Banks argues on appeal that his sentence is based on an illogical distinction between crack and powder cocaine made by 21 U.S.C. § 841(b)(1)(B). As it stands, the statute dictates that a drug trafficker dealing in crack cocaine is subject to the same sentence as one dealing in 100 times more powder cocaine. The statute also establishes a mandatory minimum penalty of 60 months' imprisonment for the possession or distribution of more than 5 grams of crack cocaine. Banks reasons that this enhanced mandatory sentence is greater than necessary to promote the purposes of sentencing set forth in 18 U.S.C. § 3553(a). This court normally reviews sentencing decisions for reasonableness. United States v. Booker, 543 U.S. 220, 260-61 (2005). But the district court lacked discretion to sentence Banks to a term of imprisonment lower than the 60-month statutory minimum. See United States v. Franklin, 499 F.3d 578, 586 (6th Cir. 2007) ("Although Booker gave substantial discretion to the sentencing court to impose sentences below a mandatory maximum, nothing in Booker allows the court to negate the imposition of a mandatory minimum sentence."); United States v. Wheeler, 535 F.3d 446, 458 (6th Cir. 2008) (holding that the district court was bound to impose the mandatory minimum sentence under 21 U.S.C. § 841, thus foreclosing any Booker, Sixth Amendment, or reasonableness arguments). Moreover, this court has repeatedly rejected constitutional challenges to penalty provisions that treat crack cocaine more harshly than powder cocaine. See, e.g., United States v. Blair, 214 F.3d 690, 702 (6th Cir. 2000); United States v. Bingham, 81 F.3d 617, 630-31 (6th Cir. 1996). Banks concedes that this is the current state of the law, but urges us to reexamine this court's previous rulings in light of the United States Sentencing Commission's 2007 amendments, which reflected the Commission's earlier findings that the disparity in punishments between crack cocaine and -3-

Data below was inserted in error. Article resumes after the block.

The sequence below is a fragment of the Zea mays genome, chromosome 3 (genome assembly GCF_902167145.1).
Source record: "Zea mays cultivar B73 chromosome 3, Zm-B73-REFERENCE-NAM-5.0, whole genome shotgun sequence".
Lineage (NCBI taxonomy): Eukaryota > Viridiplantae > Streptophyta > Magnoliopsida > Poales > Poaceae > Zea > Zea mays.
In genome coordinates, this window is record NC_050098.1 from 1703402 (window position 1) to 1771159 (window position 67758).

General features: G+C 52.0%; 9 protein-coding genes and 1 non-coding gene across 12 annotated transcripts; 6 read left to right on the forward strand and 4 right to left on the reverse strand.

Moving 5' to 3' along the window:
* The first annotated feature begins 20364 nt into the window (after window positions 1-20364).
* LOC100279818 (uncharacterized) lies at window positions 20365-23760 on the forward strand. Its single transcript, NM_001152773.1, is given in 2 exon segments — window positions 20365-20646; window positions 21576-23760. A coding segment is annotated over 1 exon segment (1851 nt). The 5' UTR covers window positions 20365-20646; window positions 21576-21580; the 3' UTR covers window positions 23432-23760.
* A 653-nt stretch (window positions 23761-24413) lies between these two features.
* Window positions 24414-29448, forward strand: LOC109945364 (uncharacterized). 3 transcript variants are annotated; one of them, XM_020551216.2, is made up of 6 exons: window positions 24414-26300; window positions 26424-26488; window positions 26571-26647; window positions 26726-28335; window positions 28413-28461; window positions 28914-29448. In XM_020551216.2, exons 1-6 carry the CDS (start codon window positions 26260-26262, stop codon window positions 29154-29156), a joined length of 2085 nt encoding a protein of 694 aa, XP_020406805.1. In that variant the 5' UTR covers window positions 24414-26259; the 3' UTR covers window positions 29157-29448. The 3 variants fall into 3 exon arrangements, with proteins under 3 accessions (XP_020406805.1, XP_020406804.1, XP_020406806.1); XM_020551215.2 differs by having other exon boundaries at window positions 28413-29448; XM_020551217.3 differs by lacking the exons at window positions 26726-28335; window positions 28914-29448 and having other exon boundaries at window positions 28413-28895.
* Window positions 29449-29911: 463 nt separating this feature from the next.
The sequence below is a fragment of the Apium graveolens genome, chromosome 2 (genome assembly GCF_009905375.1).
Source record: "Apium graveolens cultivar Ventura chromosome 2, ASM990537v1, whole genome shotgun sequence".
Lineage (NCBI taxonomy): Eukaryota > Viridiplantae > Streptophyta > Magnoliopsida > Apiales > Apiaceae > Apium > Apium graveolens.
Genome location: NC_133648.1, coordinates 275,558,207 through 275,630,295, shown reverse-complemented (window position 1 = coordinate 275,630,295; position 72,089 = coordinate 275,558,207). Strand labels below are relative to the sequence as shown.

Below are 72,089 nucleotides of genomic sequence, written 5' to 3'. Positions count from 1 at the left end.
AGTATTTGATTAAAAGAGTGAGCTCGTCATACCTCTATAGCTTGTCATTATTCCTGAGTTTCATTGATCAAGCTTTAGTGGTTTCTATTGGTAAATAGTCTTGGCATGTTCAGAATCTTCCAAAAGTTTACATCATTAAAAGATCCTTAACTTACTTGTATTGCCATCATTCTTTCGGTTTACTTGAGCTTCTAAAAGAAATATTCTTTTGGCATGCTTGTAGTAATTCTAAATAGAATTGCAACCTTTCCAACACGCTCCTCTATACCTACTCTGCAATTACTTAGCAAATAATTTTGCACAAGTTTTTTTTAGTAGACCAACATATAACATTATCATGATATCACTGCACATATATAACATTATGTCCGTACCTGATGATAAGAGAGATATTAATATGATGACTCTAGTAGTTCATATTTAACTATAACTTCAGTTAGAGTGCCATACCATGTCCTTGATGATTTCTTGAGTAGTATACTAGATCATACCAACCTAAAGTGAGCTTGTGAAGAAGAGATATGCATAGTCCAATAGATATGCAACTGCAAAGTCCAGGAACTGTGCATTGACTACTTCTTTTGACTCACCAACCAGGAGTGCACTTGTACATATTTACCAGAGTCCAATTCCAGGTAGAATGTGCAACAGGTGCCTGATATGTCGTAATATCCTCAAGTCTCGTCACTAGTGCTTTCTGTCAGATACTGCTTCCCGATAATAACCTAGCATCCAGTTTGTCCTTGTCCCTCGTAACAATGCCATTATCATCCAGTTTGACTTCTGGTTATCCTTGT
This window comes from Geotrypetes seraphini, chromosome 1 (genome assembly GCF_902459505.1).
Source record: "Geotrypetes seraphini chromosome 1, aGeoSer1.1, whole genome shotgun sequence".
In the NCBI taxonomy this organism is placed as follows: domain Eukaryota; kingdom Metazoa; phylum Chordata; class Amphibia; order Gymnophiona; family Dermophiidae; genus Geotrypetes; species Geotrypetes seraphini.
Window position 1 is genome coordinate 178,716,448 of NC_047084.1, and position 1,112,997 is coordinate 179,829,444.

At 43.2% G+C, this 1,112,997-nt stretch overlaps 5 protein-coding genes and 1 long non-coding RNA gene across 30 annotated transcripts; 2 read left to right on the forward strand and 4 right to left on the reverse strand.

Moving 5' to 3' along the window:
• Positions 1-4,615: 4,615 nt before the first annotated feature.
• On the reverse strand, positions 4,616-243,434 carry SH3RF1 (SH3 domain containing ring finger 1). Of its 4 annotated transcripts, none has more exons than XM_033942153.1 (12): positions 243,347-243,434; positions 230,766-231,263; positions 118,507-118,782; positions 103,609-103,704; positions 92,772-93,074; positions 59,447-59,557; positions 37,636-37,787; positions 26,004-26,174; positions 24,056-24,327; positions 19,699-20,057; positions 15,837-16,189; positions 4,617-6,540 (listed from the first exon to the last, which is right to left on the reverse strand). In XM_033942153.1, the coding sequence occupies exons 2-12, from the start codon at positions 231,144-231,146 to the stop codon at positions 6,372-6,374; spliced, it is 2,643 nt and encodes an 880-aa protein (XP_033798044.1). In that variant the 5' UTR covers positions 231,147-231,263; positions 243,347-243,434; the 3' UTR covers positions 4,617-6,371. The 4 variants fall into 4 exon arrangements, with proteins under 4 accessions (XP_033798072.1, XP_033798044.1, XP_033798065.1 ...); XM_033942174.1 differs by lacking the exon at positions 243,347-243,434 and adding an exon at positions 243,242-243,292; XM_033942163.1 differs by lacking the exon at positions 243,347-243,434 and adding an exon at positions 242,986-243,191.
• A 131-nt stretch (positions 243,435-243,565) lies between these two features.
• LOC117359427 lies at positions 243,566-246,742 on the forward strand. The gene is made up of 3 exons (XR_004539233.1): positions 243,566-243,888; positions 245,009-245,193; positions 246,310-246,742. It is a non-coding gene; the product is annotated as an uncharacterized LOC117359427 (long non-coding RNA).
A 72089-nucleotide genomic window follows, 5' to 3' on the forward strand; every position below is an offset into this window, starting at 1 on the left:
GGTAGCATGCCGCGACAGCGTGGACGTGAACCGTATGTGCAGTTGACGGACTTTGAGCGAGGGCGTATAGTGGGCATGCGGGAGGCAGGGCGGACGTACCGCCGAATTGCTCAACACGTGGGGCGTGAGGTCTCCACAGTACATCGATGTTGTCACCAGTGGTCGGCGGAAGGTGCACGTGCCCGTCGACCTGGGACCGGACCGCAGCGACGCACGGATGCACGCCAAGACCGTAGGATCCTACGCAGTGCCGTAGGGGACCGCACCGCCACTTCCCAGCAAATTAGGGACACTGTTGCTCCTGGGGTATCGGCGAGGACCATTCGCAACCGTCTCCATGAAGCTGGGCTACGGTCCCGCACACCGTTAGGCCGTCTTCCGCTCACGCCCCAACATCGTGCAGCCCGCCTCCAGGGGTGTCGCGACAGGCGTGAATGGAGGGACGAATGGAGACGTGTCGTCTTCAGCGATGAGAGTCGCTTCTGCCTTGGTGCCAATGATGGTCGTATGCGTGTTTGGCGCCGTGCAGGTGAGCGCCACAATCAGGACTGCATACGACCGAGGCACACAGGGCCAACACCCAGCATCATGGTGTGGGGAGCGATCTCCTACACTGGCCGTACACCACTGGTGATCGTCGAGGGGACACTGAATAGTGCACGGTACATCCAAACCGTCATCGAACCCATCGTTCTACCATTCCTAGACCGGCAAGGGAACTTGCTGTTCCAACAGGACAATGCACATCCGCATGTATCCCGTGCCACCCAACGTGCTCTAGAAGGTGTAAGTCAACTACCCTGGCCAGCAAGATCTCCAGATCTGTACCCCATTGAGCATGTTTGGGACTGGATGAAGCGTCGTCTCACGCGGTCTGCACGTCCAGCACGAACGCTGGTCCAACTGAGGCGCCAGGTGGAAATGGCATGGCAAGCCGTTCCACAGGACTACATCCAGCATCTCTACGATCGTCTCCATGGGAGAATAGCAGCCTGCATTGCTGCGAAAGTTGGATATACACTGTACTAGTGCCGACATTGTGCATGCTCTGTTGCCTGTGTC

powder cocaine offenses has an unfairly disproportionate impact on black defendants. See Amendments to the Sentencing Guidelines for United States Courts, 72 Fed. Reg. 28571-28572 (May 21, 2007); United States Sentencing Commission, Report to Congress: Cocaine and Federal Sentencing Policy 8 (May 2007) ("The current severity of crack cocaine penalties mostly impacts minorities."). Pursuant to these findings, the 2007 amendments reduced the offense level associated with each quantity of crack by two levels. Id. But the Supreme Court has held that those amendments "still produce sentencing ranges keyed to the mandatory minimums in the 1986 Act." Kimbrough v. United States, 128 S. Ct. 558, 569 n.10 (2007). Nothing about the Guidelines amendments or the Booker/Kimbrough line of cases, therefore, indicates that we should reexamine this court's past rulings on the constitutionality of § 841(b). In sum, Banks cannot demonstrate that the district court erred in imposing the 60-month sentence. The district court lacked any discretion to issue a sentence below the statutory minimum, which has been repeatedly held constitutional by this court. We presume that Banks has raised this issue solely to preserve it for possible Supreme Court review. That he has accomplished, but nothing more.
III. CONCLUSION For all of the reasons set forth above, we AFFIRM the judgment of the district court.